- File: James Buck
- Saint Michael's College men's basketball players kneel during the anthem in an exhibition game at the University of Vermont
Coaches who are running tryouts for winter sports at South Burlington High School this week are themselves being coached on how to respond if student athletes decide to "take a knee" during the national anthem before games. As the protests against racial injustice spread from the National Football League to local sporting events, high school and college officials are preparing for trickle-down.
The First Amendment protects the protesters, and there should be no effort to suppress them, SBHS principal Patrick Burke and student activities director Michael Jabour wrote in an email Monday to coaches, officials and athletes.
They also spelled out when school officials can cry foul: "Fans who do not follow our school's expectations regarding appropriate conduct will be confronted and may face ejection from our events."
Burke said the reminder was necessary because of the reaction when several black members of the Saint Michael's College men's basketball team and their three white coaches got down on one knee during the anthem before an exhibition game against the University of Vermont on November 4.
Some of the mostly white fans at UVM's Roy L. Patrick Gymnasium booed and jeered at the players to "stand up." Others in the crowd defended the athletes and their right to protest, but they were in the minority, video footage of the event showed.
After Seven Days posted the video on its website, some St. Michael's alumni vowed to stop donating money to their alma mater, calling the protest deeply unpatriotic and insensitive to veterans. Other alumni praised the protesters for their bravery and said they would donate more.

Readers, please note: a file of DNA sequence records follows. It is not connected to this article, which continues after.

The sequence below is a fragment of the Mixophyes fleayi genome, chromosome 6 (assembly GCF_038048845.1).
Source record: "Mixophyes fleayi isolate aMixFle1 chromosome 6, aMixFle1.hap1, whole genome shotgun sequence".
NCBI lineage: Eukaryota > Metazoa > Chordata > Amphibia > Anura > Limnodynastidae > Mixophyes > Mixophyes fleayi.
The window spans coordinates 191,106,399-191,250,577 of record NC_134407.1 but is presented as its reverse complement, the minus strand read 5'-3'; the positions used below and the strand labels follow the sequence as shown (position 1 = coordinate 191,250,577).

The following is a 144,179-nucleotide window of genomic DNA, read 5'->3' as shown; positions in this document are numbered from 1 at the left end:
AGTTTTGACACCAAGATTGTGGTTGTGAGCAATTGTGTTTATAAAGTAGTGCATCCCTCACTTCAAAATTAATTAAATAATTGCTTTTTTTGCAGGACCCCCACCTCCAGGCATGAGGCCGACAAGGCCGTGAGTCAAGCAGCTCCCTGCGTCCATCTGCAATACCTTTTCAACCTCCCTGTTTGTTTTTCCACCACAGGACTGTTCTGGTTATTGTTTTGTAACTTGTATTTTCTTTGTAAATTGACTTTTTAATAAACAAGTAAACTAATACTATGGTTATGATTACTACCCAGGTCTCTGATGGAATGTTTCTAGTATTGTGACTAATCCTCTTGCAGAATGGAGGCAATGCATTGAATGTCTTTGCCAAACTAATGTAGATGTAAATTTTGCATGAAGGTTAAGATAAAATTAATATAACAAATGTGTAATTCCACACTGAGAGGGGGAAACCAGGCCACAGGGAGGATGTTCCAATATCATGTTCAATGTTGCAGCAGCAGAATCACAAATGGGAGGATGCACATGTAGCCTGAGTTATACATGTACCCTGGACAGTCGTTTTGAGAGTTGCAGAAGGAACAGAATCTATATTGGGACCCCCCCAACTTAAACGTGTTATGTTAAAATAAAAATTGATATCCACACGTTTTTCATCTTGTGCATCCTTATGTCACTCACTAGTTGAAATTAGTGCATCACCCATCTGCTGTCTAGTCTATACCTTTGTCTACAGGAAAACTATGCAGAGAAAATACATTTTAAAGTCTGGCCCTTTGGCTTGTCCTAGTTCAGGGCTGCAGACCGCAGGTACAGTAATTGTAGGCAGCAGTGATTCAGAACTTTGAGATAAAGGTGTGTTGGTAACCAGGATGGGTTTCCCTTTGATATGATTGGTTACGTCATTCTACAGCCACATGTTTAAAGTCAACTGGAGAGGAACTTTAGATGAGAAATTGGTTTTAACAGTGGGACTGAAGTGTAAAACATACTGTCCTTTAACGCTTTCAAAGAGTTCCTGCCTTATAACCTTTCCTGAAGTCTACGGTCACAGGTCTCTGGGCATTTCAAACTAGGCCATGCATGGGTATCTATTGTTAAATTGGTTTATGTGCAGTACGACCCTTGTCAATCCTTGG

Nearly a month later, the issue hasn't gone away — in Vermont or elsewhere. NFL football player Colin Kaepernick was the first to take a knee in late 2016 to protest oppression and police brutality against African Americans. Other players on high-profile sports teams have since followed the biracial quarterback's lead, often generating outrage from fans. President Donald Trump has repeatedly urged the NFL to fire players who fail to stand during "The Star-Spangled Banner."
On Monday, the St. Michael's basketball team defended its actions. While its 14 members and their head coach, Josh Meyer, declined to be interviewed, the group issued a written statement about what motivated their protest.
"We took a knee to draw attention to the daily injustices that African Americans face due to the color of our skin," it read. "Among our areas of concern are encounters with police and other citizens, failures of the educational system, negative imaging in mass media, and lack of employment opportunities. We want to make it clear that the kneeling has nothing to do with the flag or the military."